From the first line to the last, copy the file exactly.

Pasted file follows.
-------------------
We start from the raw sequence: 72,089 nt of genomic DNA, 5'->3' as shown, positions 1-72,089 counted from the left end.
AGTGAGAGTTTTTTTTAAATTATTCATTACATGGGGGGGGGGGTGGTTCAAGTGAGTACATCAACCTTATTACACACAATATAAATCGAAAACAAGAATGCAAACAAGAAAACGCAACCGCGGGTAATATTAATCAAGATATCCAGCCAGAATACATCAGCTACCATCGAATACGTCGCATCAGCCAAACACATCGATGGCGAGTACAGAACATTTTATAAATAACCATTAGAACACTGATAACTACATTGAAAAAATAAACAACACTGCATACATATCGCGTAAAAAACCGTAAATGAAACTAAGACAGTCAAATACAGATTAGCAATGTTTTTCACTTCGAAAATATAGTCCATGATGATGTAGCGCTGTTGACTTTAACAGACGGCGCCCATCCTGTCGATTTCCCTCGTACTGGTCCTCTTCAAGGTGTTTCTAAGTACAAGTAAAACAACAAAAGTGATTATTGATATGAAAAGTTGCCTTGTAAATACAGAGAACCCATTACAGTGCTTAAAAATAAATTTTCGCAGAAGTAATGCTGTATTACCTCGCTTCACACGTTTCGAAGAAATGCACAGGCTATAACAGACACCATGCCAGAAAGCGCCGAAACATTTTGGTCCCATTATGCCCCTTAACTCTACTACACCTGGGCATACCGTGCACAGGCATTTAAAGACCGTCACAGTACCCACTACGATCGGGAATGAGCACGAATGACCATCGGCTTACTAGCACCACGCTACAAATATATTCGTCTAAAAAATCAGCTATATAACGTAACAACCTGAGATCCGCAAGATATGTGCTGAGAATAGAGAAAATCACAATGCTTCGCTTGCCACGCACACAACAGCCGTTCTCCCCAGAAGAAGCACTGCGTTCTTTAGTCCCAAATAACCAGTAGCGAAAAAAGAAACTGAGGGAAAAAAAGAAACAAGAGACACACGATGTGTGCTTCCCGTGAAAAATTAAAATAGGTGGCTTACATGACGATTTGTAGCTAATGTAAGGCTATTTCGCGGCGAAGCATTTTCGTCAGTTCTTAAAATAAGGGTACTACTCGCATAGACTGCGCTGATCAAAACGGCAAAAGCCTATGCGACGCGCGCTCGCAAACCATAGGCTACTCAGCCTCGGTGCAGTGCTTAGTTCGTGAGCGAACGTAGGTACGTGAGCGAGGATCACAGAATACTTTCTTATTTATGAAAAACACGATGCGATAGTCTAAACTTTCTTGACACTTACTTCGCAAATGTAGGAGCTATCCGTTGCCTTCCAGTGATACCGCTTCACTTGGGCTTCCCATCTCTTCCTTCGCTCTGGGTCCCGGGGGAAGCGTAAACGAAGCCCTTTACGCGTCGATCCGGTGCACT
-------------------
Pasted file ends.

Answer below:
We start from the raw sequence: 72,089 nt of genomic DNA, 5'->3' as shown, positions 1-72,089 counted from the left end.
AGTGAGAGTTTTTTTTAAATTATTCATTACATGGGGGGGGGGGTGGTTCAAGTGAGTACATCAACCTTATTACACACAATATAAATCGAAAACAAGAATGCAAACAAGAAAACGCAACCGCGGGTAATATTAATCAAGATATCCAGCCAGAATACATCAGCTACCATCGAATACGTCGCATCAGCCAAACACATCGATGGCGAGTACAGAACATTTTATAAATAACCATTAGAACACTGATAACTACATTGAAAAAATAAACAACACTGCATACATATCGCGTAAAAAACCGTAAATGAAACTAAGACAGTCAAATACAGATTAGCAATGTTTTTCACTTCGAAAATATAGTCCATGATGATGTAGCGCTGTTGACTTTAACAGACGGCGCCCATCCTGTCGATTTCCCTCGTACTGGTCCTCTTCAAGGTGTTTCTAAGTACAAGTAAAACAACAAAAGTGATTATTGATATGAAAAGTTGCCTTGTAAATACAGAGAACCCATTACAGTGCTTAAAAATAAATTTTCGCAGAAGTAATGCTGTATTACCTCGCTTCACACGTTTCGAAGAAATGCACAGGCTATAACAGACACCATGCCAGAAAGCGCCGAAACATTTTGGTCCCATTATGCCCCTTAACTCTACTACACCTGGGCATACCGTGCACAGGCATTTAAAGACCGTCACAGTACCCACTACGATCGGGAATGAGCACGAATGACCATCGGCTTACTAGCACCACGCTACAAATATATTCGTCTAAAAAATCAGCTATATAACGTAACAACCTGAGATCCGCAAGATATGTGCTGAGAATAGAGAAAATCACAATGCTTCGCTTGCCACGCACACAACAGCCGTTCTCCCCAGAAGAAGCACTGCGTTCTTTAGTCCCAAATAACCAGTAGCGAAAAAAGAAACTGAGGGAAAAAAAGAAACAAGAGACACACGATGTGTGCTTCCCGTGAAAAATTAAAATAGGTGGCTTACATGACGATTTGTAGCTAATGTAAGGCTATTTCGCGGCGAAGCATTTTCGTCAGTTCTTAAAATAAGGGTACTACTCGCATAGACTGCGCTGATCAAAACGGCAAAAGCCTATGCGACGCGCGCTCGCAAACCATAGGCTACTCAGCCTCGGTGCAGTGCTTAGTTCGTGAGCGAACGTAGGTACGTGAGCGAGGATCACAGAATACTTTCTTATTTATGAAAAACACGATGCGATAGTCTAAACTTTCTTGACACTTACTTCGCAAATGTAGGAGCTATCCGTTGCCTTCCAGTGATACCGCTTCACTTGGGCTTCCCATCTCTTCCTTCGCTCTGGGTCCCGGGGGAAGCGTAAACGAAGCCCTTTACGCGTCGATCCGGTGCACT